Teaching Healthy Boundaries to Your Kids
Even when your children are quite small, it’s important to begin instructing them about boundaries between themselves and others. A child who grows up in a home having healthy limits will also learn to apply such boundaries in his own life.
What Does “Boundary” mean?
A boundary signifies a limit that a person has. Such limits can be physical or emotional.
1. Physical boundaries. This limit can be physical and tangible, like one’s own body parts. Explaining to a child that their body belongs only to them and nobody else teaches them to develop a sense of their physical self. Explaining, “Daddy’s body belongs to him” and “Your body belongs to you” is a good place to start.
2. Emotional boundaries. Another type of boundary is more emotional than physical. Teaching children that it’s not okay to say hurtful things to others is an example of an emotional boundary. The teasing would be another way of crossing a person’s emotional boundary.
In a sense, boundaries are rules that you live by. Living with boundaries basically means, “I won’t do anything to harm you” and “I expect you not to do anything to harm me, but if you do, I’ll let you know.”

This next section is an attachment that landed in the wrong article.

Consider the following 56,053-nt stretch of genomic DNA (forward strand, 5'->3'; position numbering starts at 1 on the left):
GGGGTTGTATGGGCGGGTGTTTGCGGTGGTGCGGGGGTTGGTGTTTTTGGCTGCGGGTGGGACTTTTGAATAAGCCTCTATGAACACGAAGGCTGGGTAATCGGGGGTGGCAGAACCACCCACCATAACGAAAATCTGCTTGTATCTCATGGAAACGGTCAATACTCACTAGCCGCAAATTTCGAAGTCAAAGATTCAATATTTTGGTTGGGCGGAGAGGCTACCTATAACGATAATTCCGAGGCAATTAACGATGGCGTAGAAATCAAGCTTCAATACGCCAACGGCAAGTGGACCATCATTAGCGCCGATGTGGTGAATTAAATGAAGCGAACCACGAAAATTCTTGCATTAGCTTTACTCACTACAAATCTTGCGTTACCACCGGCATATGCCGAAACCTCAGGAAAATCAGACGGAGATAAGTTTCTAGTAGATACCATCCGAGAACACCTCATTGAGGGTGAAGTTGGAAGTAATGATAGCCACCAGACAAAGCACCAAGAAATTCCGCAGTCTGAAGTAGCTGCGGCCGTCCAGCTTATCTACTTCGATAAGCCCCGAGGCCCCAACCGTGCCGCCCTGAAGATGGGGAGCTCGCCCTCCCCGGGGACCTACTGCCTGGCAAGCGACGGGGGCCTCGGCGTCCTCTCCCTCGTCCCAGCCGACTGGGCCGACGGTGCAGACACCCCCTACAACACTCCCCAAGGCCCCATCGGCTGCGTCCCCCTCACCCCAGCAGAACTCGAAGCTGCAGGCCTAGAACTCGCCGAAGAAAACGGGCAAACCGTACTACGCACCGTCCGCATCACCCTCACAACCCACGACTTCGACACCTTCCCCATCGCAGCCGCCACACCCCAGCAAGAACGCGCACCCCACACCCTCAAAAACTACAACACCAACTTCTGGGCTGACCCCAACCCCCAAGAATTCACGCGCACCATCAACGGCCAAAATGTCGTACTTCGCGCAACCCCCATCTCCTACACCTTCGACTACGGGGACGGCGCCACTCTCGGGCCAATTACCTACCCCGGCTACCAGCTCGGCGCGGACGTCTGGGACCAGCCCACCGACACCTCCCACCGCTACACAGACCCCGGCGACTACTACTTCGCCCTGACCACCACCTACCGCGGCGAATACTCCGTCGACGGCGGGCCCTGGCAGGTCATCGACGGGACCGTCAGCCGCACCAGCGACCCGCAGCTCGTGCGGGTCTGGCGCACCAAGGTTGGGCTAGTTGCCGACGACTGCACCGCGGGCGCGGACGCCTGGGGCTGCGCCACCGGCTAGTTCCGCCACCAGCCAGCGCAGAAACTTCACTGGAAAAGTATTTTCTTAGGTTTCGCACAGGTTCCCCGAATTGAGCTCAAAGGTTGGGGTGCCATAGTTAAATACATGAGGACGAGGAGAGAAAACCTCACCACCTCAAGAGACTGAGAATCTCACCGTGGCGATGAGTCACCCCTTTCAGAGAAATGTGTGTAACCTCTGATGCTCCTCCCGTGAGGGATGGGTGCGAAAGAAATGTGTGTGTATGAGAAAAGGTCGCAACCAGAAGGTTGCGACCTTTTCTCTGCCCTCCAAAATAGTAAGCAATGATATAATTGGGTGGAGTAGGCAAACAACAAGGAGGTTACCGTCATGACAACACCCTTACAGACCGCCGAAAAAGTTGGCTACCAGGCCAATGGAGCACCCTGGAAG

When you’re raising kids to have healthy boundaries, it’s important to allow them to express their own feelings. This one can be pretty tough for some parents as it isn’t unusual for parents to squelch a child’s healthy behavioral expression.
For example, if a 4-year-old starts crying and stomps his feet, what would you do as a parent? One healthy strategy to ensure your 4-year-old develops healthy boundaries is to help him/her label their feelings. Say something like, “I see that you’re frustrated that you can’t have the candy right now. Maybe you can have some candy after dinner.” Then, move on with life.
You helped them to label their emotions. You chose not to punish him or demand that he stop crying or “Straighten up right now.” As a pare